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Black History: Special Delivery!!

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African American Woman

Bisa Butler: The Artistry Displayed Through Her Quilts Will Amaze You!!

Black History: Special Delivery!!

Electric-Relaxation

Artist Bisa Bulter brings together artistry and creativity through her quilts.  Made from bold and vibrant patterns her quilts portray people from all walks of life. Bisa Bulter was born in Orange, NJ. She was the youngest of four siblings. Her artistic talents became apparent early. At age four she won a blue ribbon in the Plainfield Sidewalk art competition. At age five, she was named the “artist of the month” at her nursery school. Continue reading “Bisa Butler: The Artistry Displayed Through Her Quilts Will Amaze You!!”

Dr. Alfreda Johnson Webb: First African American Woman in the U.S. To Receive A Doctorate of Veterinary Medicine

Black History:  Special Delivery!!

webb

Dr. Alfreda Johnson-Webb (1923 – 1992)

Alfreda Johnson Webb (1923-1992) was born in Mobile, Alabama.  She earned a bachelors of science degree from Tuskegee Institute (now University).  Webb also obtained a masters degree in anatomy from Michigan State University.  She then attended Tuskegee’s Institute’s College of Veterinary Medicine in 1949.  Webb was the first African American woman to graduate from a school of veterinary medicine.  She was also the first African American woman licensed to practice veterinary medicine in the U.S. Continue reading “Dr. Alfreda Johnson Webb: First African American Woman in the U.S. To Receive A Doctorate of Veterinary Medicine”

Mahalia Jackson: Serious About Securing The Bag!!

Black History: Special Delivery!!

Quote: “If you want me to sing this Christmas song with the feeling and the meaning, you better see if you can locate that check.”
-Mahalia Jackson

Mahaila Jackson (1927-1971) is celebrated as one of the greatest gospel singers of all time. She is referred to as “The Queen Of Gospel”. As a child she shared a small “shot gun” house with 13 people. Raised by an aunt after the death of her mother, Jackson quit school in 4th grade to help out at home. Her amazing vocal skills were evident even when she was a young child. She moved to Chicago at age 16 looking for better opportunities. Instead she found only low income domestic work. While in Chicago she joined Greater Salem Baptist Church and began touring with the Johnson Brothers as a “fish and bread” singer (singing for donations). She would later sell 10 cent tickets for her performances and also found work singing at funerals and revivals. She promised to live a pure life and not use her vocal skills for secular entertainment….a promise she kept.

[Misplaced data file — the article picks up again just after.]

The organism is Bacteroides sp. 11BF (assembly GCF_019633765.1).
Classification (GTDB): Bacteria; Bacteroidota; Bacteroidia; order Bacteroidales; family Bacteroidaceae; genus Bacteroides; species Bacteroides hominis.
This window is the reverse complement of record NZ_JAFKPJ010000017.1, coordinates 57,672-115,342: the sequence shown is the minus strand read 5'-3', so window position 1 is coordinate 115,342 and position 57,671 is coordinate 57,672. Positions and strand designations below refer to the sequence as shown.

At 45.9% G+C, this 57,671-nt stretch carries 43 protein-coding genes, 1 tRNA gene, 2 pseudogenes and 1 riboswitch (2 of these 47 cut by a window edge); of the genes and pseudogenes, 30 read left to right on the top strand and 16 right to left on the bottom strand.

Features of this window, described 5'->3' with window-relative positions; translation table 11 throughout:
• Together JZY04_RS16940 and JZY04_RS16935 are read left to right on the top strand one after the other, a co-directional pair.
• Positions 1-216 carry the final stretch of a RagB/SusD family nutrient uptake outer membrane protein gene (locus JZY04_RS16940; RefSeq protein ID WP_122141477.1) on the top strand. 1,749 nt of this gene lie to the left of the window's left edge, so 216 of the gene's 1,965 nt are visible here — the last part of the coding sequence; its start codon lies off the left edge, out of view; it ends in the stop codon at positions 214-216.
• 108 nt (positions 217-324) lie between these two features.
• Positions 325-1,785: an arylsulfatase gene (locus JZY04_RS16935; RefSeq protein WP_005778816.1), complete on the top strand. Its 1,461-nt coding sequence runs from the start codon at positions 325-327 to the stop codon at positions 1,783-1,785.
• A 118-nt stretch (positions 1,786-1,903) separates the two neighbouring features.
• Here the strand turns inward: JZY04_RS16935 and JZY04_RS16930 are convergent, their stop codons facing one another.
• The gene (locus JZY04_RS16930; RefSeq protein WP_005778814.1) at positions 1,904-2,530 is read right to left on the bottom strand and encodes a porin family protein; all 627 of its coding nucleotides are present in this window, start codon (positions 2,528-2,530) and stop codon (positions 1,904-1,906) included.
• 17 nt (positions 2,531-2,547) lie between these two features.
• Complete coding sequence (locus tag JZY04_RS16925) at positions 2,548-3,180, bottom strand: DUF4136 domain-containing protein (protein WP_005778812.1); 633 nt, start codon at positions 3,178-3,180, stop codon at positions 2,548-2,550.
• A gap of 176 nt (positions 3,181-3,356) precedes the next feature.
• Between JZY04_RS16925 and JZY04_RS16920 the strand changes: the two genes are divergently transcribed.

She made her first recording in 1937, “God’s Gonna Separate The Wheat From The Tares”. She would later partner with Thomas Dorsey, a gifted African American composer. Together they issued ushered in the golden age of gospel. In 1954 she launched her own radio show, “The Mahalia Jackson Hour”. It was the first all gospel radio hour. When she wanted to move into TV, executives declined feeling that a “negro” would not be well received in southern markets. Her radio show was canceled after 5 months because it failed to secure a national sponsor.
By 1960 she was an international singing sensation. Her financial success resulted in a racist backlash. She received threats from whites who didn’t want a black woman living in their community. Her own challenges with racism fueled her participation in the Civil Rights Movement. She lended her voice and finances to the movement. She soon became friends with Dr. Martin Luther King, Jr.
Her final performance took place I’m 1971 in Germany. She died at 60 of heart failure in 1972 after a surgery on her abdomen.

Sources:

http://www.mahaliajackson.us/biography/1969.php

http://www.britanica.com/biography/Mahalia-Jackson

Harriet Tubman’s 1854 Christmas Eve Rescue

Black History: Special Delivery!!

Christmas Eve 1854 – Harriet Tubman returned to her Maryland home to free her brothers Ben and Henry. Her coded message: “Tell my brothers to be always watching unto prayer and when the good old ship of Zion comes along, to be ready to step on board.” This was the second time that she attempted to help them escape. The first time was 1849 when she escaped. Ben and Henry became scared and turned back.

Traveling more than 100 miles, they arrived at William Still’s Anti-Slavery office in Philadelphia on Dec. 29, 1854.

Sources:

http://www.harriet-tubman.org/escape/

http://www.harriettubmanbiography.com/harriet-tubman-s-flight-to-freedom.html

TO WOMEN OF COLOR

Black History: Special Delivery!!

“To Women Of Color,

Our backs tell stories no books have the spine to carry.”

-Rupi Kaur

The Legacy Of Ntozake Shange

Black History: Special Delivery!!